There’s a rich, sometimes quirky history behind our holiday traditions.
Most of the ones we still observe today originated in ‘Merry Olde England,’ with one great exception that originates here in the Lowcountry.
The English people had abandoned most holiday traditions by the industrial age, a time when society accentuated work and profit above all else. Charles Dickens published “A Christmas Carol” and infused the culture’s collective consciousness with images of snow, roast turkey and compulsory family cheer. His story resonated with the poorer members of society, who had left the warmth of country life and migrated to the work in overcrowded, gloomy cities.
Dickens and his story of Scrooge and the three Christmas ghosts became so popular, that he is often referred to in England as “the man who invented Christmas.” The quirky twist is that “A Christmas Carol” is actually a re-write based loosely on a short story in Dickens’ first published novel. In the story, a gravedigger, named Grubb, not Scrooge, is determined not to ‘make merry’ at Christmas, and is kidnapped by goblins who terrorize him into changing his ways.
Another long-standing tradition, sending Christmas cards.
They begun in 1843 by Sir Henry Cole, a British civil servant who was trying to demonstrate how the country’s new Public Post Office could be used more by “commoners.” Members of polite society scoffed at the endeavor, insinuating that Cole mistakenly believed himself to be “too important” to write conventional Christmas letters.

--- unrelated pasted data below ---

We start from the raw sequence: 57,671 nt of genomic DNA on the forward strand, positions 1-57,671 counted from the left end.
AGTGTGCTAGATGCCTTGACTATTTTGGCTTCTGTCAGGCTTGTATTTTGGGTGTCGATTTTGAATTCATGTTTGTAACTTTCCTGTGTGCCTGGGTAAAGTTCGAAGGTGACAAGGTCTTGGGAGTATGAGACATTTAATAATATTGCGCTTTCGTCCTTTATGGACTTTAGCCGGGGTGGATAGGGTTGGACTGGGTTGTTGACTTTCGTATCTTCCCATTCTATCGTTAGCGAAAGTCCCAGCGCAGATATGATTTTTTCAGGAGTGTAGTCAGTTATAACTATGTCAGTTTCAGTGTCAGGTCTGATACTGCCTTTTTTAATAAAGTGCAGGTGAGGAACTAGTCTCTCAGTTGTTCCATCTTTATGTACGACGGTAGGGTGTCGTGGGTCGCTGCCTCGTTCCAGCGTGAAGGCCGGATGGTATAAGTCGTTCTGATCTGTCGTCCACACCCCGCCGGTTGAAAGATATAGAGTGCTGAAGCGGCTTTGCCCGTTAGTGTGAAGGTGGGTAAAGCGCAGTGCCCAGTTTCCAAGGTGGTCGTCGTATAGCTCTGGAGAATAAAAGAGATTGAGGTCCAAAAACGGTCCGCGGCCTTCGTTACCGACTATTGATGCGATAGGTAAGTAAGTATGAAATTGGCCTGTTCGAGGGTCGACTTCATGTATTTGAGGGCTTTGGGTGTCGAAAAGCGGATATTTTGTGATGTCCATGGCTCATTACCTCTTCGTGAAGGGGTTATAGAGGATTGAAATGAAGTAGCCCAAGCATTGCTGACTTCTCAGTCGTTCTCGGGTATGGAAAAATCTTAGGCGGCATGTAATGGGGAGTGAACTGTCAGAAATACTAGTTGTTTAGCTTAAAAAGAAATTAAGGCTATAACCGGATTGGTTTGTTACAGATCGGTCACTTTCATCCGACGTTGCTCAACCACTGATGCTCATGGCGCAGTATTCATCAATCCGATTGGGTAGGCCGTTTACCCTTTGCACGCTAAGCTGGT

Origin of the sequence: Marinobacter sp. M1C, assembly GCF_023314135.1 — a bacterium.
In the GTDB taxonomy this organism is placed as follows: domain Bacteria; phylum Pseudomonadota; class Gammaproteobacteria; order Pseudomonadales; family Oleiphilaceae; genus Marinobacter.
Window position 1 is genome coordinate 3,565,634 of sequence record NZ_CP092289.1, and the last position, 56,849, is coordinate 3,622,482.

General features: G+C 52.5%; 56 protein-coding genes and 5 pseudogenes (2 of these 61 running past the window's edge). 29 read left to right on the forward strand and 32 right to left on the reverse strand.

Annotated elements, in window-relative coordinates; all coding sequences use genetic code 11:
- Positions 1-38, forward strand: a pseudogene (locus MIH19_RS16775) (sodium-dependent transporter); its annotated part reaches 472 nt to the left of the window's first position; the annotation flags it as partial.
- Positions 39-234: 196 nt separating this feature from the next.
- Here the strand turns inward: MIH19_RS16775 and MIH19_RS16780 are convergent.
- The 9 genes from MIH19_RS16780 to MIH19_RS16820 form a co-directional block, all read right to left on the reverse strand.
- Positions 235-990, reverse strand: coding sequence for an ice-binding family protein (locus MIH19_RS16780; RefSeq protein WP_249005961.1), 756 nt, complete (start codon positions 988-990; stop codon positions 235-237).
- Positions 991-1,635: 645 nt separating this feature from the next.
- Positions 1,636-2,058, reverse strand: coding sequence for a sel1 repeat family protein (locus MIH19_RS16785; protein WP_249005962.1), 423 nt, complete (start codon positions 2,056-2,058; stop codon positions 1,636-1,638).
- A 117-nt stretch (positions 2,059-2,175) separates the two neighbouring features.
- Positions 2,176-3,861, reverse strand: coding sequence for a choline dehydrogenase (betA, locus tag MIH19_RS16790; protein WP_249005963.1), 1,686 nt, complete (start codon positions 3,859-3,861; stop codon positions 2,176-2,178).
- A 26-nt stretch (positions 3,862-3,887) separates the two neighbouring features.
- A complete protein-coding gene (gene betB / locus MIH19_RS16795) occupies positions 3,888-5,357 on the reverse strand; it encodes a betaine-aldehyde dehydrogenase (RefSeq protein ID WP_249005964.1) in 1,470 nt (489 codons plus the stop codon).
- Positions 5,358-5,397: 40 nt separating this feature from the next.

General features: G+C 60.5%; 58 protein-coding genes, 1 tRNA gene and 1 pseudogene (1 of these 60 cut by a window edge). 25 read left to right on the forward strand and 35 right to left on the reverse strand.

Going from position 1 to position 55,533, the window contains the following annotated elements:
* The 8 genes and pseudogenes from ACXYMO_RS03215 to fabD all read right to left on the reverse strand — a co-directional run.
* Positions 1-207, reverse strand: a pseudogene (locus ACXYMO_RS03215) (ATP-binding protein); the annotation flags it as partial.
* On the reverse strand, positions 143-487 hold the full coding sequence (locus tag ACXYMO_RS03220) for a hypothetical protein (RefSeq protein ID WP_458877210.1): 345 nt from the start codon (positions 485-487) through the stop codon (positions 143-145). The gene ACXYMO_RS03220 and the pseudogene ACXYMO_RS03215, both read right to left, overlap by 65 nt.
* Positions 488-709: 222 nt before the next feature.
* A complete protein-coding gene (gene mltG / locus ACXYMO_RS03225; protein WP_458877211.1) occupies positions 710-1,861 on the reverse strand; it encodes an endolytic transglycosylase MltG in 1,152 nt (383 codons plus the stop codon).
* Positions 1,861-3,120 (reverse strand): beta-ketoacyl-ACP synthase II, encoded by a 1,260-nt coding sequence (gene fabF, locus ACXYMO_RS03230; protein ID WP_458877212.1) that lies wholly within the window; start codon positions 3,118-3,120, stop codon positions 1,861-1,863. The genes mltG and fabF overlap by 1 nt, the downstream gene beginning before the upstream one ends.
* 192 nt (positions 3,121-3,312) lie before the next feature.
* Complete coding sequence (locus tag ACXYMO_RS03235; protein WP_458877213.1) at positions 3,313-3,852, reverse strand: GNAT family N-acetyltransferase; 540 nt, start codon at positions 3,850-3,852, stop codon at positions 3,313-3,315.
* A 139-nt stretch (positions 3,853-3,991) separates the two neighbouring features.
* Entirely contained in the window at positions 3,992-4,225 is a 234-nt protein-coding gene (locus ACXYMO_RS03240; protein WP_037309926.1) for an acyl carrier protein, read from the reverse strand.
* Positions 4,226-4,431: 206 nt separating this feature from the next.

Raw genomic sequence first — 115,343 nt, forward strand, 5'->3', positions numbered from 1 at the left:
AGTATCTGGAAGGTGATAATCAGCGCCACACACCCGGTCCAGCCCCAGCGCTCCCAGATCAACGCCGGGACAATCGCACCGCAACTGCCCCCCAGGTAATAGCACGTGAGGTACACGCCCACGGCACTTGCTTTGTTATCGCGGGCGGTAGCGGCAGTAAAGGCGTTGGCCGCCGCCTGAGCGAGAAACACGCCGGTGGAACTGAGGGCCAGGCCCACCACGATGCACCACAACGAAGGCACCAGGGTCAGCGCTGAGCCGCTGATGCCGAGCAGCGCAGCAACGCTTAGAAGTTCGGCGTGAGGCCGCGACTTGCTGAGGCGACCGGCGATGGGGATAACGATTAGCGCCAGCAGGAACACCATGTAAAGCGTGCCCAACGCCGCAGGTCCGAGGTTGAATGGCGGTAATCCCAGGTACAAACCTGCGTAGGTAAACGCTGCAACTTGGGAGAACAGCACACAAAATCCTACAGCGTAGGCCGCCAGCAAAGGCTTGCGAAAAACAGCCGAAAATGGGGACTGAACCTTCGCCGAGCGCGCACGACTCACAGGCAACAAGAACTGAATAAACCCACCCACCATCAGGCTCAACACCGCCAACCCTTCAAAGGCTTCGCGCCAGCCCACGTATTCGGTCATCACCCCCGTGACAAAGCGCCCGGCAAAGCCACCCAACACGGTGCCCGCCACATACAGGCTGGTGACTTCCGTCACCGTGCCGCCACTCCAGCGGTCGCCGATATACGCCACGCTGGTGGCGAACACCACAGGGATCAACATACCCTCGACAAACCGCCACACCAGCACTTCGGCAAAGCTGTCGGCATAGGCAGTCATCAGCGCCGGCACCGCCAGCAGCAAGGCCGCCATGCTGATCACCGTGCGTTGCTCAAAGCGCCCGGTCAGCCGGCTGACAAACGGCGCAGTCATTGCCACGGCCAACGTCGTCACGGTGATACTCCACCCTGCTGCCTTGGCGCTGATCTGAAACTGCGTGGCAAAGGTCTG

When Prince Albert married Queen Victoria, he introduced the German tradition of indoor Christmas trees. In 1848, the drawing of “The Queen’s Christmas tree at Windsor Castle” was published in the London News. Suddenly every home had one. The same drawing was republished in Philadelphia two years later. But they removed the Queen’s crown and Prince Albert’s mustache to make it look ‘more American.’
There’s one great Christmas tradition, however, that is entirely Lowcountry in origin.
It’s the Hilton Head Island Choral Society’s Annual Sounds of Christmas Concert on December 11. This year’s theme, “A Merrie Olde Christmas,” recalls the holiday imagery made pervasive by Charles Dickens, Prince Albert and more. Journey back in time to England with the Choral Society. The Society celebrates Christmas with the music of legendary British composer, John Rutter. Throughout the HHCS’s 40 years of performances, the centerpiece has always been the annual Christmas concert.
In this purely Lowcountry Christmas tradition, the chorus performs portions of Handel’s Messia. It recalls the 1975 performance of a group. Locals got together to perform the piece as a Christmas gift to their community. The concert has become a highly anticipated and steadfast holiday tradition.
The Sounds of Christmas performed by the full chorus accompanied by an orchestra. It features traditional holiday tunes and carols in new and interesting ways. If you want to know what Christmas tradition is all about, don’t miss this performance.
Don’t miss the concert, on Friday, December 11, at First Presbyterian Church, 540 William Hilton Pkwy. All seating is reserved and ticket prices range from $20-$35. Tickets may be ordered online or purchased at the door the night of the concert, if available. For more information, call (843) 341-3818 or https://hiltonheadchoralsociety.org/